Notes from the Business Development Bank of Canada’s “Igniting Innovation” Presentation, March 7th, 2013

by Joey deVilla on March 8, 2013

bdc

If you’re a Canadian entrepreneur looking for some money to get your business idea off the ground, you should check out BDC, the Business Development Bank of Canada. They’re a bank owned by the Canadian government charged with the task of helping Canadian entrepreneurs get the funding and advice they need to be successful. I’ve had the pleasure of getting their financial assistance for my company, CTS, and they’ve been very helpful — in fact, a delight to work with. I cannot recommend their services highly enough.

francois viau and bradley munro

Francois Viau and Bradley Munro,
two of the presenters.

Yesterday, the BDC held a short seminar and lunch featuring a talk on innovation at their downtown Toronto office at the corner of York and King Streets. I’ve had my head down in work and wasn’t really looking forward to attending it; I’ve sat through all sorts of presentations like this and have often come out saying “Well, there’s a couple of hours of my life that I won’t get back.” I was pleasantly surprised with this one: this had some interesting, engaging presenters, and I found myself taking copious notes on my iPad as they talked. All right, BDC, you’ve really won me over now (and hey, thanks for the business loan).

My notes from the presentation are below. Enjoy!

Innovation (presented by Bradley Munro)

Intro

  • The 2 key problems that small businesses face:
    • Lack of money to work on innovation
    • Lack of people to come up with solutions
  • Peter Drucker: “Because its purpose is to create a customer, the business enterprise has two — and only two — basic functions: marketing and innovation”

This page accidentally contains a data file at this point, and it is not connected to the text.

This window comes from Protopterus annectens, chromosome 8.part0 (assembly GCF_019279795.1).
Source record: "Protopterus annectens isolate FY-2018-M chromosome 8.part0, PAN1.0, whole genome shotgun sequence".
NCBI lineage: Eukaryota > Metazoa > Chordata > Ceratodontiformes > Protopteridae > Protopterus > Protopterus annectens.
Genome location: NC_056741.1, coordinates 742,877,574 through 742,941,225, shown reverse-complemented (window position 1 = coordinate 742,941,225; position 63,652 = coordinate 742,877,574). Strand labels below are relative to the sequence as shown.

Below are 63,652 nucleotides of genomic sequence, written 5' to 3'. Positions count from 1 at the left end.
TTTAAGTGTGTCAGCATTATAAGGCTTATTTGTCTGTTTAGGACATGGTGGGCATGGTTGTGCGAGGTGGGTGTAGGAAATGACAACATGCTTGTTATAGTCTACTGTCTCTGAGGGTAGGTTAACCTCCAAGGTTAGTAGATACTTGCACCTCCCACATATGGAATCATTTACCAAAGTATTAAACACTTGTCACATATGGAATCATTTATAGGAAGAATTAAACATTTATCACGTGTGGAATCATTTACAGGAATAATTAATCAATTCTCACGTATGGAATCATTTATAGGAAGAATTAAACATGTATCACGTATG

• Marketing: creating profitable relationships with customers
    • Innovation: a demonstration to your customers that you’re trying to solve problems
  • Innovation means growth, and growth means survival
  • There are 1.2 million small business in Canada, and they account for 1/3 of the GDP
  • That means that there’s lots of competition — innovation differentiates you!

blockbuster vs netflix

What is Innovation?

  • It’s the constant pursuit of strategic change, and a commitment to evolving your business model
  • It’s about surprising and delighting your customers, getting better at what you do and helping customers solver their problems
  • It’s a process that is disciplined and systematic
  • It’s embraced at all levels, starting at the top
  • It’s the responsibility of everyone in the organization – from the mail room up
    • How to you capture your employees’ ideas, filter them and synthesize them?
  • Consistency is key
  • The process is customer-oriented, so it must involve customers

Big Innovation or Small?

iphone vs others

The often-cited big, disruptive innovation.

  • Most people think of big, disruptive innovation
    • A favourite example of this sort of innovation is Apple, and how they disrupted the RIM, Nokia and Motorola
    • This type of innovation is incredibly rare, the exception rather than the rule
  • Most innovation is small, incremental
  • Think about innovation as your retirement portfolio – you wouldn’t bet your retirement fund on a single oil and gas stock
  • For SMEs, big, disruptive innovation should be the furthest from your mind
  • A good example of small, incremental innovation: Tim Hortons